The "Not-Free" and "Not-Me": Constructions of Whiteness in Rosewood and Ghosts of Mississippi Article (Web of Science)


  • In this essay, I will discuss two recent film narratives that are specifically focussed on historical racialized conflicts: Rosewood (1997) and Ghosts of Mississippi (1996), examining how these cinematic representations connect with sociohistorical and personal accounts of the events, as well as how such representations impact on the present, particularly in the films' constructions of whiteness as a ritualised category. Primarily, critical race theorists have articulated the consequences of racialized constructions and racism on mar- ginalised groups such as African Americans, but some—for example, Toni Morrison and bell hooks—have urged further consideration of the conse- quences of racism on those who perpetuate it overtly, covertly, or unwit- tingly and of whiteness as it impacts on artistic narrativized representations. As Morrison asks, "What parts do the invention and development of white- ness play in the construction of what is loosely described as 'American'?" (1992, 9). She says further that "until very recently, and regardless of the race of the author, the readers of virtually all American fiction have been posi- tioned as white" (xii). Taking Morrison's claim about fiction to filmmaking, one could say that until very recently, and regardless of the race of the filmmaker, the viewers of virtually all American mainstream films have been positioned as white.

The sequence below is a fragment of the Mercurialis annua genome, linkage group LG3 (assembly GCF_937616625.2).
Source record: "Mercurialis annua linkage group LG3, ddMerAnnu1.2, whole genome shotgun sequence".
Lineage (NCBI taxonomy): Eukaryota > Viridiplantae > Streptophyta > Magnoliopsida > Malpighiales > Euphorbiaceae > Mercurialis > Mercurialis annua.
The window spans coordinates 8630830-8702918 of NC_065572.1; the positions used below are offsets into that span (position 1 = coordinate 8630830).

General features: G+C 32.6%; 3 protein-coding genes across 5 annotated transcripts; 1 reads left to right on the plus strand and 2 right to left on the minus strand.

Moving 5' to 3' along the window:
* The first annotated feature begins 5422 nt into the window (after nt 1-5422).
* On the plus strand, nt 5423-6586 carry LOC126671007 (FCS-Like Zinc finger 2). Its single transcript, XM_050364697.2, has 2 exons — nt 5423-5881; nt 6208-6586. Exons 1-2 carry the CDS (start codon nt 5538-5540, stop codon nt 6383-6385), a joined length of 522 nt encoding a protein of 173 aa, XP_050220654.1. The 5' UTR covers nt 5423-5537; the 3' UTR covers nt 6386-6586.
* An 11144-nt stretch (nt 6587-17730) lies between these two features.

publication date

  • 1998

published in

number of pages

  • 15

start page

  • 31

end page

  • 46


  • 28


  • 3